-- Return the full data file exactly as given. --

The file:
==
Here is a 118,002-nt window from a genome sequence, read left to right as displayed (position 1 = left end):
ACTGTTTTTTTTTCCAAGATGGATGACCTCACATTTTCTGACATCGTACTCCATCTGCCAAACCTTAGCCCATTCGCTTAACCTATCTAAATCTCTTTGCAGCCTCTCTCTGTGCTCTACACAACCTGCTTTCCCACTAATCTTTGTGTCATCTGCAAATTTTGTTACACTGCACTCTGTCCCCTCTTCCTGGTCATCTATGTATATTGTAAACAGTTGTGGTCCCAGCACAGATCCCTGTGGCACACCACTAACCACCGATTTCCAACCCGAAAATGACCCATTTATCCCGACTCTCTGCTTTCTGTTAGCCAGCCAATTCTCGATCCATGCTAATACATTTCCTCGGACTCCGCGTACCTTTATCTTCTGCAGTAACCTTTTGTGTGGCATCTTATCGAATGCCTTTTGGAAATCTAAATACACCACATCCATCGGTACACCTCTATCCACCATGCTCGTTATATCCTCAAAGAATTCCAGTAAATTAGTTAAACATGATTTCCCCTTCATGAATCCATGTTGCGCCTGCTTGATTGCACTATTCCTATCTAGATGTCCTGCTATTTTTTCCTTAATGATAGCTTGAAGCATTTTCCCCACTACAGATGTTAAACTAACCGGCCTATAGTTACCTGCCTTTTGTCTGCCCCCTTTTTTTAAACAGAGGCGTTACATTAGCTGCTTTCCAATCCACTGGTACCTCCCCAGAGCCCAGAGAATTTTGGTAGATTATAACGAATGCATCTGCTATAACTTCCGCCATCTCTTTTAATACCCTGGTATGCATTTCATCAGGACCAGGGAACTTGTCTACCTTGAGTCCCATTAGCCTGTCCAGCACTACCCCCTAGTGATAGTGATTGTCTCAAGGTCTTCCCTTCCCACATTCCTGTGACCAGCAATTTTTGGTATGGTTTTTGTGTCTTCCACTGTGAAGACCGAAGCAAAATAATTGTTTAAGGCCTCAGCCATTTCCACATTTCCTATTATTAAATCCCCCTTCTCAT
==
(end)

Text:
Here is a 118,002-nt window from a genome sequence, read left to right as displayed (position 1 = left end):
ACTGTTTTTTTTTCCAAGATGGATGACCTCACATTTTCTGACATCGTACTCCATCTGCCAAACCTTAGCCCATTCGCTTAACCTATCTAAATCTCTTTGCAGCCTCTCTCTGTGCTCTACACAACCTGCTTTCCCACTAATCTTTGTGTCATCTGCAAATTTTGTTACACTGCACTCTGTCCCCTCTTCCTGGTCATCTATGTATATTGTAAACAGTTGTGGTCCCAGCACAGATCCCTGTGGCACACCACTAACCACCGATTTCCAACCCGAAAATGACCCATTTATCCCGACTCTCTGCTTTCTGTTAGCCAGCCAATTCTCGATCCATGCTAATACATTTCCTCGGACTCCGCGTACCTTTATCTTCTGCAGTAACCTTTTGTGTGGCATCTTATCGAATGCCTTTTGGAAATCTAAATACACCACATCCATCGGTACACCTCTATCCACCATGCTCGTTATATCCTCAAAGAATTCCAGTAAATTAGTTAAACATGATTTCCCCTTCATGAATCCATGTTGCGCCTGCTTGATTGCACTATTCCTATCTAGATGTCCTGCTATTTTTTCCTTAATGATAGCTTGAAGCATTTTCCCCACTACAGATGTTAAACTAACCGGCCTATAGTTACCTGCCTTTTGTCTGCCCCCTTTTTTTAAACAGAGGCGTTACATTAGCTGCTTTCCAATCCACTGGTACCTCCCCAGAGCCCAGAGAATTTTGGTAGATTATAACGAATGCATCTGCTATAACTTCCGCCATCTCTTTTAATACCCTGGTATGCATTTCATCAGGACCAGGGAACTTGTCTACCTTGAGTCCCATTAGCCTGTCCAGCACTACCCCCTAGTGATAGTGATTGTCTCAAGGTCTTCCCTTCCCACATTCCTGTGACCAGCAATTTTTGGTATGGTTTTTGTGTCTTCCACTGTGAAGACCGAAGCAAAATAATTGTTTAAGGCCTCAGCCATTTCCACATTTCCTATTATTAAATCCCCCTTCTCAT